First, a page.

“This is a beautiful river our families use as a public park,” said Cecily Smith, Foothill Conservancy Executive Director. “It’s important to local communities and our economy. Local residents need the certainty Wild and Scenic protection will bring rather than having to fight off destructive, costly dams every few years.”

While state Wild and Scenic protection would prohibit new dams and diversions on the designated river reaches, it would not prohibit development of water supply projects on tributary streams or sections of the river upstream, provided those projects don’t harm the river.

“Rather than dreaming of expensive, pie-in-the-sky projects they cannot afford, it’s time for local water agencies to embrace achievable, affordable, environmentally sound options for future water supply,” said Pete Bell, Foothill Conservancy Vice-President. “It concerns us that they seem unwilling to accept a ‘do no harm’ principle for future water projects on this valuable state resource or the well-established ‘user pays’ principle for water supply and water studies. In addition, Amador County can more than double the number of existing users of its water system, and Calaveras County has so much water available from its three rivers that a local water agency is considering selling some of it outside the county.”

Last year, local water agencies and Assemblymember Bigelow successfully stalled SB 1199. As Vice-Chair of the Appropriations Committee, Bigelow was able to block an up-or-down vote on the bill, which had previously passed the Assembly Natural Resources Committee after approval by the state Senate. The bill’s suspension in the Appropriations Committee was due to allegations that it would cost the state money. However, state costs have never been ascribed to any previous Wild and Scenic river designation bill approved by the Legislature.

AB 142 directs the California Natural Resources Secretary to study the suitability of the Mokelumne as a potential Wild & Scenic River and to “consider the potential effects of the proposed designation on future water requirements…and the effects of climate change.” Opponents question the real intent of the bill “… given that so much of the river’s water is already used by communities and farms, and the water agencies supporting AB 142 and its author, Assemblymember Frank Bigelow, made outrageous and untrue claims about designation when they opposed SB 1199 last year,” said Evans. He added that, “It’s odd that Mr. Bigelow is now concerned with climate change since he claimed it was a fraud while running for office in 2012.”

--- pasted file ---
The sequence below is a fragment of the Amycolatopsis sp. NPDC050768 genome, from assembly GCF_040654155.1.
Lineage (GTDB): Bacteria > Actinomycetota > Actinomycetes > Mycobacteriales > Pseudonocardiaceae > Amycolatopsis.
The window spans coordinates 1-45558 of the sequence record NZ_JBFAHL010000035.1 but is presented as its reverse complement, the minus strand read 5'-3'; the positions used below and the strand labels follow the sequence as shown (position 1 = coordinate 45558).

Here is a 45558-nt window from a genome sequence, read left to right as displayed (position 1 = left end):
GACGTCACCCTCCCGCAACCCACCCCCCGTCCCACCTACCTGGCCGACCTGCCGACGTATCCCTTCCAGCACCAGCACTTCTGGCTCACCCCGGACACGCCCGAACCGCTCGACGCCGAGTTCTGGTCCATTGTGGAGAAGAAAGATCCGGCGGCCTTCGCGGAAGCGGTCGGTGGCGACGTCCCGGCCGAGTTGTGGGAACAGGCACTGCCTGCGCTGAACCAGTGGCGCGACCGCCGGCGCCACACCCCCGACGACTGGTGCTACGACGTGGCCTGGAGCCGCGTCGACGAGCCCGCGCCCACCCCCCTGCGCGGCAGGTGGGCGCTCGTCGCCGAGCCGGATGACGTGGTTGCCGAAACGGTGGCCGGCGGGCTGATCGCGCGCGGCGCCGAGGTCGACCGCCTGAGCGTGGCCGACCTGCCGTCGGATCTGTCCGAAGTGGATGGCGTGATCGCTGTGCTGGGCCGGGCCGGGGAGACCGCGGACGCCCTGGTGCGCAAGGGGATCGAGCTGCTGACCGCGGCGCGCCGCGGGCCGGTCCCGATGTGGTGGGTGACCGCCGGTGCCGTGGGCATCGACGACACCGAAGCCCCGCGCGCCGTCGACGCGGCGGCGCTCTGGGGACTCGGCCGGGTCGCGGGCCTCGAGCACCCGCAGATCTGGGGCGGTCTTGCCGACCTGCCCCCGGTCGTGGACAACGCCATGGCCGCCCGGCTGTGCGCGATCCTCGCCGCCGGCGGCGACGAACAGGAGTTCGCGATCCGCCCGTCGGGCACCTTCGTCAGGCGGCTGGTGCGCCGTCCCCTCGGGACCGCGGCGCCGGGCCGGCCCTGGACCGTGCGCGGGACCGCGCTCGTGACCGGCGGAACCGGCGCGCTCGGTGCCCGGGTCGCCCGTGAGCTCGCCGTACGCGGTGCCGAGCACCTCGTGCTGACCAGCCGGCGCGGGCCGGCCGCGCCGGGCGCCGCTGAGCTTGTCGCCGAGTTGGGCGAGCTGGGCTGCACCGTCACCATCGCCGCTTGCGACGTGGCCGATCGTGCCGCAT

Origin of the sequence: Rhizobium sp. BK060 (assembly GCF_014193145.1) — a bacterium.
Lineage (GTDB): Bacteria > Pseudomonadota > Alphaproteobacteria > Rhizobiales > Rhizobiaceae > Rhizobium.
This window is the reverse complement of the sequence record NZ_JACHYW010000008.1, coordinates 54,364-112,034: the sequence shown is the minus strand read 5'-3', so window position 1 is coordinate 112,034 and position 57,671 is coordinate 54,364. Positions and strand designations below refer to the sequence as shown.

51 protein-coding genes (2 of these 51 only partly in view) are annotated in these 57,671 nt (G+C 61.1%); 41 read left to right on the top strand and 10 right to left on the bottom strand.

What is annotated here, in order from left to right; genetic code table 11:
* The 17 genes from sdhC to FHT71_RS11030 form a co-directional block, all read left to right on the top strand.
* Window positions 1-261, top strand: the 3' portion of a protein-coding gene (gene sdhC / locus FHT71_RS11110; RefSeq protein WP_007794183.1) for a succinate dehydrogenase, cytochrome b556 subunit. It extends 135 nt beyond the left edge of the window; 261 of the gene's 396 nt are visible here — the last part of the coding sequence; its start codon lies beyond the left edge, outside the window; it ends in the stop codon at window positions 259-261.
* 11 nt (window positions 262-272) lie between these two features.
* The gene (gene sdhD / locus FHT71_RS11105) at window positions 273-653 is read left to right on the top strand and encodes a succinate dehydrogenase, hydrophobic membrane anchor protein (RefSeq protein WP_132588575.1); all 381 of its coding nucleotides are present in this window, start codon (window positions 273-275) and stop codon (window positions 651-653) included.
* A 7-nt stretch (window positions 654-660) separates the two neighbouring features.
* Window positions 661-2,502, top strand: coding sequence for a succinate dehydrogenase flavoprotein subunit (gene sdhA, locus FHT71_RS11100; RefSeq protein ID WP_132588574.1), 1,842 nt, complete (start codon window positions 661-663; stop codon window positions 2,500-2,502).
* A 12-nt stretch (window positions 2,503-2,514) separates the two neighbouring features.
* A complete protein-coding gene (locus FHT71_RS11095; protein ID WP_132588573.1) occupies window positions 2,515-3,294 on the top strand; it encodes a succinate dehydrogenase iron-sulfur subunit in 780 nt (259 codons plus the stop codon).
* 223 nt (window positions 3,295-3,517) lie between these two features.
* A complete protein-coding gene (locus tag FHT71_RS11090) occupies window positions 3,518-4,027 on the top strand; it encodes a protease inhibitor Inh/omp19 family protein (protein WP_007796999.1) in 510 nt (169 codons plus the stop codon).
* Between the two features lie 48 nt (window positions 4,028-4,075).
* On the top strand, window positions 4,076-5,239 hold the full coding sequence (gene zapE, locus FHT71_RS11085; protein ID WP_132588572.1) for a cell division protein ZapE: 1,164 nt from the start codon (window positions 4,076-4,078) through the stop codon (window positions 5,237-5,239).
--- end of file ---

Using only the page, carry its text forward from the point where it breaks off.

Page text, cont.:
For more information, contact Steve Evans, Friends of the River Wild Rivers Consultant, 916-708-3155,; or Cecily Smith, Foothill Conservancy, 209-223-3508,

Moke River calm coming slow

Posted: Tuesday, February 3, 2015 / Calaveras Enterprise/Dana Nichols

Conservationists not pleased with Bigelow’s bill on the river

Whoever composed the old spiritual tune “I’ve Got Peace Like a River” probably wasn’t thinking of the Mokelumne.

Despite the fact that water agency representatives, conservationists and elected leaders all say they want to “save” the river, efforts to reconcile their differences are moving slowly. Those tensions were aired publicly last year when a bill by state Sen. Loni Hancock of Berkeley, SB 1199, would have listed the Mokelumne as “wild and scenic,” a state designation that would give it some protection from future development.

The bill ultimately failed to win passage, but not before water district boards in both Calaveras and Amador counties came out against it and the Calaveras County Board of Supervisors came out in favor.

Virtually everyone involved in the dispute expects state legislators to try again to win approval for a bill that would designate the Mokelumne as wild and scenic.

Although everyone may want to save the river, the various interests have different ideas about what that means. Water district representatives generally believe that there will be chances in the future to take more water from the river and that the wild and scenic designation might stop them from doing that.

Supporters of wild and scenic designation say that there really isn’t more water to take, and what’s left of the river should be preserved and promoted for recreational use, which at least brings some tourism to the region.

That’s the perspective of Chris Wright, who is probably the strongest advocate for wild and scenic designation on the Calaveras County Board of Supervisors.

The drought has contributed to making conservation discussions more difficult, Wright said.

“Right now a lot of people are just scared because of the fact our weather patterns are changing.”

Another factor that may be complicating the peacemaking is the introduction of a bill by Assemblyman Frank Bigelow, AB 142, that would require a new round of study before any future effort to designate the Mokelumne as wild and scenic is undertaken.

None of the Calaveras County officials interviewed for this story said they asked for AB 142. And at least one prominent conservationist said the bill is actually unneeded and counterproductive.

Katherine Evatt of the Foothill Conservancy said the state government is already spending $875,000 on the MokeWISE project to study the river and alternatives for managing it, and that several other studies have also already been done on the merits of wild and scenic protection.